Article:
1

This question already has an answer here:

I am trying to write some bash script to replace a command I quite often use. Here is the code from my file test.sh

#!/bin/bash
echo -e "\n"

i=0
args[i++]=$0
for arg in $@ ; do
  args[i++]=$arg
done

where="."
what="-type f"
gcase=
str=

while getopts "d:f:F:ih" opt ; do
  case $opt in
    h)
      echo -e "This is the help of this search function."
      echo -e "\t $0 [-d <dir>] [-f|-F <pattern>] [-i] string"
      echo -e "This will output the result of"
      echo -e "\t find dir -[i]name pattern -exec grep --color -Hn[i] string {} \;"
      echo -e "Default is"
      echo -e "\t find . -type f -exec grep --color -Hn string {} \;\n"
      exit 0
      ;;
    d)
      OPTIND=$(($OPTIND-1))
      where=
      tmp=${args[$OPTIND]}
      while [[ $OPTIND -lt $# ]] && [[ "${tmp:0:1}" != "-" ]] ; do
        where="$where"" $tmp"
        OPTIND=$(($OPTIND+1))
        tmp=${args[$OPTIND]}
      done
      ;;
    F)
      what="-iname "
      what="$what""\"$OPTARG\""
      ;;
    f)
      what="-name "
      what="$what""\"$OPTARG\""
      ;;
    i)
      gcase="-i"
      ;;
    \?)
      echo "Invalide option, use option -h for help." >&2
      exit 0
      ;;
  esac
done

str=${args[$OPTIND]}

command="find $where $what -exec grep --color -Hn $gcase \"$str\" {} \;"
echo "$command"
$command

Now, from my terminal, I do ./test.sh -d auto-avoid -F "TEST*" "main" and I get

find  auto-avoid -iname "TEST*" -exec grep --color -Hn  "main" {} \;
find: missing argument to `-exec'

(auto-avoid is a directory with a small c++ program I wrote for fun.)

Then, in my terminal I copy-paste the command find auto-avoid -iname "TEST*" -exec grep --color -Hn "main" {} \; and I get

auto-avoid/test.cpp:26:int main(int argc, char **argv)

which is the expected result.

The question is: what did I miss?

For now I wrote it as an independent script to test it, but the goal is to have it as a function in my .bash_aliases.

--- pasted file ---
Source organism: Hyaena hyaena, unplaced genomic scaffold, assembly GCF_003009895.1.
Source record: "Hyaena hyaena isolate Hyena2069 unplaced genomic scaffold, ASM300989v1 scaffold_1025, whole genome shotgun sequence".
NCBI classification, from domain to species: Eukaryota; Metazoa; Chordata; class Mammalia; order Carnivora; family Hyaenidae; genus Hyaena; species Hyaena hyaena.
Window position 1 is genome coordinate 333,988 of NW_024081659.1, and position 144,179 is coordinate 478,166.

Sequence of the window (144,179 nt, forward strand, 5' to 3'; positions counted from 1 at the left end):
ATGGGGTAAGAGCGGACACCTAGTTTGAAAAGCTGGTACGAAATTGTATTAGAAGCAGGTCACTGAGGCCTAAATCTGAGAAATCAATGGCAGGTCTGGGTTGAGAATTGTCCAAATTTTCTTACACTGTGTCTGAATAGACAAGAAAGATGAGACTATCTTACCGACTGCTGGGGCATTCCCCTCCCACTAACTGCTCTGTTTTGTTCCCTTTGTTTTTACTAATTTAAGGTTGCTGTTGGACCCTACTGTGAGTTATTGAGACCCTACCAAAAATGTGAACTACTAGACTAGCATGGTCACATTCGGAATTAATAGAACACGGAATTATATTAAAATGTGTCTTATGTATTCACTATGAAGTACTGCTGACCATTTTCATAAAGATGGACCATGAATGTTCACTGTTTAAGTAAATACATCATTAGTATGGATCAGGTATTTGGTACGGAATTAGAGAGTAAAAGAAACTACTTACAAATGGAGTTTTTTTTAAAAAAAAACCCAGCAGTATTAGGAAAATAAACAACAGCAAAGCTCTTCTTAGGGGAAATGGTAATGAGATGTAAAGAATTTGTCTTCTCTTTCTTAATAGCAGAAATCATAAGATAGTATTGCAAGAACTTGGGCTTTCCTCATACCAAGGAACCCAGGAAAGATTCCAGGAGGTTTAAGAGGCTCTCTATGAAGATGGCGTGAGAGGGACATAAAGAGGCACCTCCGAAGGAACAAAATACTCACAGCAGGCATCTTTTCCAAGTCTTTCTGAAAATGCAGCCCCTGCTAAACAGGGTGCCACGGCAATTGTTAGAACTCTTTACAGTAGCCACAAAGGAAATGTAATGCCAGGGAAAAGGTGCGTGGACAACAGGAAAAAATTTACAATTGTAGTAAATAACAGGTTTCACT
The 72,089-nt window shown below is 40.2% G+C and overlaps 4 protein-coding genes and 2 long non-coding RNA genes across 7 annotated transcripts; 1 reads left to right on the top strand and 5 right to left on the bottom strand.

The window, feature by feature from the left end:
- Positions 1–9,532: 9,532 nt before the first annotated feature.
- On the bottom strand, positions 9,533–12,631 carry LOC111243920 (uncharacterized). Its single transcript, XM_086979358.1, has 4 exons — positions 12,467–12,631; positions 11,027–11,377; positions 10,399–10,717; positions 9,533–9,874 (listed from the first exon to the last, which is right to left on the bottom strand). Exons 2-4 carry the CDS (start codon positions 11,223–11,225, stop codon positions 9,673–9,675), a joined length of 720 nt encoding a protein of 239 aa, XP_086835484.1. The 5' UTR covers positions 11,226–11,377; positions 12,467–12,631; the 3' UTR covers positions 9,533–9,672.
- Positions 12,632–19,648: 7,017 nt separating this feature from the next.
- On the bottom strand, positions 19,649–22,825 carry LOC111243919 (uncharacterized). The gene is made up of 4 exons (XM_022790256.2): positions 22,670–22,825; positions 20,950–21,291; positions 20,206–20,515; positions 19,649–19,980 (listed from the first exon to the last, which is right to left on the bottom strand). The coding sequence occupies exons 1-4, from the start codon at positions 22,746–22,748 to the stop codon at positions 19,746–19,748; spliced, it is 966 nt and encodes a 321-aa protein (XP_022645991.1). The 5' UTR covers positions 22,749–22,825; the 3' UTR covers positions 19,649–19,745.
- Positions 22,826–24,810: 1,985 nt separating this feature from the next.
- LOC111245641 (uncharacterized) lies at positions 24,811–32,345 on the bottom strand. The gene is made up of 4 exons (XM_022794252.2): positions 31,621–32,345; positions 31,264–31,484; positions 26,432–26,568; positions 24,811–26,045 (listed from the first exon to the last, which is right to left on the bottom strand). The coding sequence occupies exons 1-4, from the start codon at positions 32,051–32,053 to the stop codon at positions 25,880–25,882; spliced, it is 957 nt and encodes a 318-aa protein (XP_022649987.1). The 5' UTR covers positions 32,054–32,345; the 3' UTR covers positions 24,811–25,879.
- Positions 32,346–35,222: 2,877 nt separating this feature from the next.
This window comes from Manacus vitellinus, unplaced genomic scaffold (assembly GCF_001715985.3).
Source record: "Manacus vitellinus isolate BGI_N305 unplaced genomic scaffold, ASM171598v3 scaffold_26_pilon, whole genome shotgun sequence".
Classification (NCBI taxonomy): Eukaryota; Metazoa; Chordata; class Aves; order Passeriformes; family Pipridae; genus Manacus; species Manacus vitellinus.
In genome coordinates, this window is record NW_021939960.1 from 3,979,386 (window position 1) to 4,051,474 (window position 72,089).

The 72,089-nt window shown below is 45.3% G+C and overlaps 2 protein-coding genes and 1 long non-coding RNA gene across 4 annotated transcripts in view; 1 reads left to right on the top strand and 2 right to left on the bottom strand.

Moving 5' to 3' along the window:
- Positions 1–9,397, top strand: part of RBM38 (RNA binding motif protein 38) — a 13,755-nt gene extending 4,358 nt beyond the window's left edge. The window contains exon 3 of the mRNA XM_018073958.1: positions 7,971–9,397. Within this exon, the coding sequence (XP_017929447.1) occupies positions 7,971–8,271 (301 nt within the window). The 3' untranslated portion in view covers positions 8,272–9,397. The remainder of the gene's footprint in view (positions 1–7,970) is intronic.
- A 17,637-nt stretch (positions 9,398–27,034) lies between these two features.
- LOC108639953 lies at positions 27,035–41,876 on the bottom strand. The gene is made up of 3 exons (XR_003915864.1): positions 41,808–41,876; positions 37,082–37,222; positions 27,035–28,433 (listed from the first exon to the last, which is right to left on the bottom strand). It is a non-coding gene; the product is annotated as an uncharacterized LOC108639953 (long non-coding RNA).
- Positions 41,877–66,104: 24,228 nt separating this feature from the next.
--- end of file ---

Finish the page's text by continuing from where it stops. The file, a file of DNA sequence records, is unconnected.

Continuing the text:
I have found some similar topic but nothing that could help me. If you find that this is a duplicated question, I will gladly take the solution.

I am pretty sure some people will tel me to use grep -r, but I would at least want to understand why my script does not work. This is a minimal "not"-working example, I will exclude some directory from my find later.

marked as duplicate by Gilles bash Feb 8 '17 at 23:39

This question has been asked before and already has an answer. If those answers do not fully address your question, please ask a new question.

  • Because you tried to store a list of words into a string, and use the result as a command. That doesn't work. – Gilles Feb 8 '17 at 23:40
4

Use set -x to see what the shell really tries to run:

$ command='find foo -iname "TEST*" -exec grep --color -F -Hn "main" {} \;'
$ echo "$command"
find foo -iname TEST* -exec grep --color -F -Hn main {} \;
$ set -x
$ $command
+ find foo -iname 'TEST*' -exec grep --color -F -Hn main '{}' '\;'
find: missing argument to `-exec'

Note the '\;': you're giving find a literal backslash, which isn't what it expects.

The double quotes accomplish the same function as the backslash would, escaping the semicolon so that it's taken as a character, and not a command separator.

These should be equivalent:

$ foo="something ;"
$ foo=something\ \;

Also, note that running a command line with $command is a bit hairy: if you have spaces in any of the arguments going to the resulting command (e.g. in the pathname you have in $where), they will get split. Shell arrays give a more robust way to do that.

  • Either set -x or #!/bin/bash -x works fine for this. – a CVn Feb 8 '17 at 14:45
  • When I do set -x options are not parsed any more. – Tsathoggua Feb 9 '17 at 7:16
  • Replacing \; with ; solves the problem on missing argument but the function still display nothing. Actually, the problem now comes from interpreting *, but that is another problem. Thanks for the array advice, I will look later. – Tsathoggua Feb 9 '17 at 7:28
  • @Éric, Mostly the same problem, quotes inside an expanded variable don't count, so you either get the splitting (which you want), and expanding the pattern by the shell (which you don't), or you get neither. Arrays are the solution again. But that's all in the linked answer anyway. – ilkkachu Feb 11 '17 at 11:02

Not the answer you're looking for? Browse other questions tagged or ask your own question.